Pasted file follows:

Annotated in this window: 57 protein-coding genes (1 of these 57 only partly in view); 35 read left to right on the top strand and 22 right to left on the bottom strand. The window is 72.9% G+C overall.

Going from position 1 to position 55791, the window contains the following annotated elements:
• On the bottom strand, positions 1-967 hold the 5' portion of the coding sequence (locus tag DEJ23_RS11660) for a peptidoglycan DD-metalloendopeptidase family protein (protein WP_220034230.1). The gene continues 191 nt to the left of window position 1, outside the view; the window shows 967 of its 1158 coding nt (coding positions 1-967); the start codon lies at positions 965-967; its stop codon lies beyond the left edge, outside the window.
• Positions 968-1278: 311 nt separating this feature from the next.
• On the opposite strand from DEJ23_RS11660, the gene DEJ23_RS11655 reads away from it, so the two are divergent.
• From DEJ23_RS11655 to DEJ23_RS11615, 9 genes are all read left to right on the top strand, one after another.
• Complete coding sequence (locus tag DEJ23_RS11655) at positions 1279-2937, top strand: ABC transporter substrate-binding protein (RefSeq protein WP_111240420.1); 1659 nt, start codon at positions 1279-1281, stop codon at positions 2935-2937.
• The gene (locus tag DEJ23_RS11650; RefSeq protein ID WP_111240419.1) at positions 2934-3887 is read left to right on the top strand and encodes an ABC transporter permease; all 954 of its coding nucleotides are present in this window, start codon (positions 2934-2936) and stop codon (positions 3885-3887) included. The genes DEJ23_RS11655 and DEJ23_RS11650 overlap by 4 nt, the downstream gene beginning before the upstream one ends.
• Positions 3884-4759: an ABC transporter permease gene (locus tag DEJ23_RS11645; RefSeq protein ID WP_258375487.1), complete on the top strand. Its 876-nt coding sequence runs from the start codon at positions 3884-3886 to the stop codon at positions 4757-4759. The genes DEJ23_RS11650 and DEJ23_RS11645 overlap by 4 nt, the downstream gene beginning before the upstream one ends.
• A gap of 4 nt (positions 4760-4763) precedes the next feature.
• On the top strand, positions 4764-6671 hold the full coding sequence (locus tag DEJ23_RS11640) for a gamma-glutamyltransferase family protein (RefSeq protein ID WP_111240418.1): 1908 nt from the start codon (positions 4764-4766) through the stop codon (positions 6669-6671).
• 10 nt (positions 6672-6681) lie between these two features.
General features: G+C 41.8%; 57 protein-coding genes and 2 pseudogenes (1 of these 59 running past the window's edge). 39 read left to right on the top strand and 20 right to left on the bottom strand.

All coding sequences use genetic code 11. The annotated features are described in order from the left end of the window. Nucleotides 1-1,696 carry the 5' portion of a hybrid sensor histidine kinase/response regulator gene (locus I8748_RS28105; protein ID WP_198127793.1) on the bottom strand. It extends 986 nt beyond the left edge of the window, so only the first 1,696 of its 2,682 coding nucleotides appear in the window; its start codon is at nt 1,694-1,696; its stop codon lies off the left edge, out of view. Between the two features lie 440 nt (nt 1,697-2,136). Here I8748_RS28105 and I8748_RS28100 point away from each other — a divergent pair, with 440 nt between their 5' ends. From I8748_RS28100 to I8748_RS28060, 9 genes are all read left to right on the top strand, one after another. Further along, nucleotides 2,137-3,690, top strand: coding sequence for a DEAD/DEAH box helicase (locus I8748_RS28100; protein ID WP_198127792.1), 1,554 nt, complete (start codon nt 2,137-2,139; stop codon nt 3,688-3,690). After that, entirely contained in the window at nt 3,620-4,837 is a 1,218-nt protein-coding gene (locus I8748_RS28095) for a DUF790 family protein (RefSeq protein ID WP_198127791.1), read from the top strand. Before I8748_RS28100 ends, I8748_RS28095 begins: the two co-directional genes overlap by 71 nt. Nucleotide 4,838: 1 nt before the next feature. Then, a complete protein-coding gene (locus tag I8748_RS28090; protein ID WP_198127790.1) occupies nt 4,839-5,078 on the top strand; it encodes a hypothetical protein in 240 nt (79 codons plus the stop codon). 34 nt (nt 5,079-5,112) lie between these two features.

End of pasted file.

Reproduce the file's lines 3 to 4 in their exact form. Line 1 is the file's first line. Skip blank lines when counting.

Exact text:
• On the bottom strand, positions 1-967 hold the 5' portion of the coding sequence (locus tag DEJ23_RS11660) for a peptidoglycan DD-metalloendopeptidase family protein (protein WP_220034230.1). The gene continues 191 nt to the left of window position 1, outside the view; the window shows 967 of its 1158 coding nt (coding positions 1-967); the start codon lies at positions 965-967; its stop codon lies beyond the left edge, outside the window.
• Positions 968-1278: 311 nt separating this feature from the next.